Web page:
This article is part of our special report The Internet: Europe’s future growth driver?.
SPECIAL REPORT / Interlocking policy initiatives covering education, seed funding and access to broadband are all part of the policy mix required to boost European technology start-ups, but the sector also fears that proposed data protection rules might have a chilling effect.
Underpinning Europe's successful technology regions are dedicated investment or venture capital funds designed to promote start-ups, such as the Finnish Technology Agency, Tekes, with an annual budget of €600 million and a staff of 360.
Tekes works in tandem with a venture-capital fund, Finnvera, to find early-stage companies and help them get established.
As a result, Finland has become more market- and entrepreneur- friendly, producing an impressive number of start-ups, including 300 founded by former Nokia employees.
Ireland is another tech magnet. “If you look at a heat map of start-up activity around Europe, it'd be hard to ignore Dublin,” said Noel Ruane, who works in the Irish capital for US investment fund Polaris Partners, investing in seed- and early-stage technology companies.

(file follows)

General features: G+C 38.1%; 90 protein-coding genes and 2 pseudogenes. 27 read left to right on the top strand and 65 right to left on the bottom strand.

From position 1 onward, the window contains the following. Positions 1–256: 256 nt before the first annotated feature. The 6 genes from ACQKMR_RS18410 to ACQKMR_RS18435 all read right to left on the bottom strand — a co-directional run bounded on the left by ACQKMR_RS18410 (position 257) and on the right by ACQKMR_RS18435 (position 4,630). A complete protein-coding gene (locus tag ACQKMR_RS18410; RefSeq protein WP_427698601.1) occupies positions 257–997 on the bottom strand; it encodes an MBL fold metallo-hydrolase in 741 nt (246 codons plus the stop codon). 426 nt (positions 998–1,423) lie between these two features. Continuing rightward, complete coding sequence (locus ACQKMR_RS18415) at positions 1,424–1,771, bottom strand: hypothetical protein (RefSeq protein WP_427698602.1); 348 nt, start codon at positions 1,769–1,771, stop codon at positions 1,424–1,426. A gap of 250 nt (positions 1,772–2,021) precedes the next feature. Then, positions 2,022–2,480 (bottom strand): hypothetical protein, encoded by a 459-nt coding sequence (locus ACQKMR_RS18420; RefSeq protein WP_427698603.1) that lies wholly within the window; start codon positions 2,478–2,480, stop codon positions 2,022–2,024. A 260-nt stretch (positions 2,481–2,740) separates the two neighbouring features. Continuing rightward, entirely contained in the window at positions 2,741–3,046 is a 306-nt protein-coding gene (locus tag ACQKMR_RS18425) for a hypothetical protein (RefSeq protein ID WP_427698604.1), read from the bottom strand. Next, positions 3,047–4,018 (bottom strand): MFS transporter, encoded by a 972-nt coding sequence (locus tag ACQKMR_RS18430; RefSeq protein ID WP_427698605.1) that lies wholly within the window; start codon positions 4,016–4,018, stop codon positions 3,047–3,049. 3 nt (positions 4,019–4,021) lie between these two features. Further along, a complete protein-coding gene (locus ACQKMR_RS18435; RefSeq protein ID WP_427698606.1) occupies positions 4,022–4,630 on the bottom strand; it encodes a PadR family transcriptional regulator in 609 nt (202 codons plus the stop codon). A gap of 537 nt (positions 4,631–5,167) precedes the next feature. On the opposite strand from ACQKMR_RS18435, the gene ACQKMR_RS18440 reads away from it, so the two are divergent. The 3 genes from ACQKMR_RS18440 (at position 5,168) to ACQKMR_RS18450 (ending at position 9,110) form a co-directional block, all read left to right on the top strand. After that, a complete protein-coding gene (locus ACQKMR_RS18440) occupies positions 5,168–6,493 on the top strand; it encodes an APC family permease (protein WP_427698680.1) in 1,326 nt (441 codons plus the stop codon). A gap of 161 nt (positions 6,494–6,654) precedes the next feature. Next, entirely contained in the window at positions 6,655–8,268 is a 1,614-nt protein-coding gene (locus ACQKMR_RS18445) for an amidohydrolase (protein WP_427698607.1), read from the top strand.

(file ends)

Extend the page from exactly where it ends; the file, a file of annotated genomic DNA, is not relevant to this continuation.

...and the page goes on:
Ruane said there was more capital available for these start-ups now than ever before, thanks to Enterprise Ireland's Competitive Start Fund, which invests in 15 seed-stage start-ups every quarter.
These work together with local “accelerators”, small operators offering start-ups seed funding, including Launchpad, which Ruane founded in 2010.
It is no surprise that attempts in London to expand a technology hub to the east of the city – called ‘Silicon Roundabout’ – have centred on the need for a dedicated technology fund.
In a report last June, 'A Tale of Tech City', produced by the Demos think tank, the need to create new finance tools and a dedicated tech enterprise fund were amongst key recommendations.
Finance only part of the equation
Finance is only one part of the package enabling these regions to outperform others however, as initiatives such as the Baltic region’s ‘Startup Sauna’ shows.
The Sauna attempts to push selected startups to develop to a stage of readiness to move into international markets, using coaches drawn from the region’s existing talented entrepreneurs, investors and other professionals.
The twice-yearly Saunas involve preliminary ‘warm-ups’ across Northern Europe and Russia, with 15 winning start-up ideas selected to go forward with six weeks intensive training. The process concludes with the ideas developed into fully formed presentations ready to pitch to international investors.
It was this environment that helped propel successful companies such as Rovio Entertainment. The video game developer behind the blockbuster Angry Birds is a leading supporter of the Start-Up Sauna. The company has raised capital from outside investors such as Microsoft, and now has 500 employees in Finland.
Harri Koponen, Rovio’s chief executive officer, pointed out the policy mix required to create an ‘ecosystem’ in which start-ups can succeed. These include a general corporate environment in which the taxation of start-ups is sympathetic to the fact that there may be a time lag before profits materialise.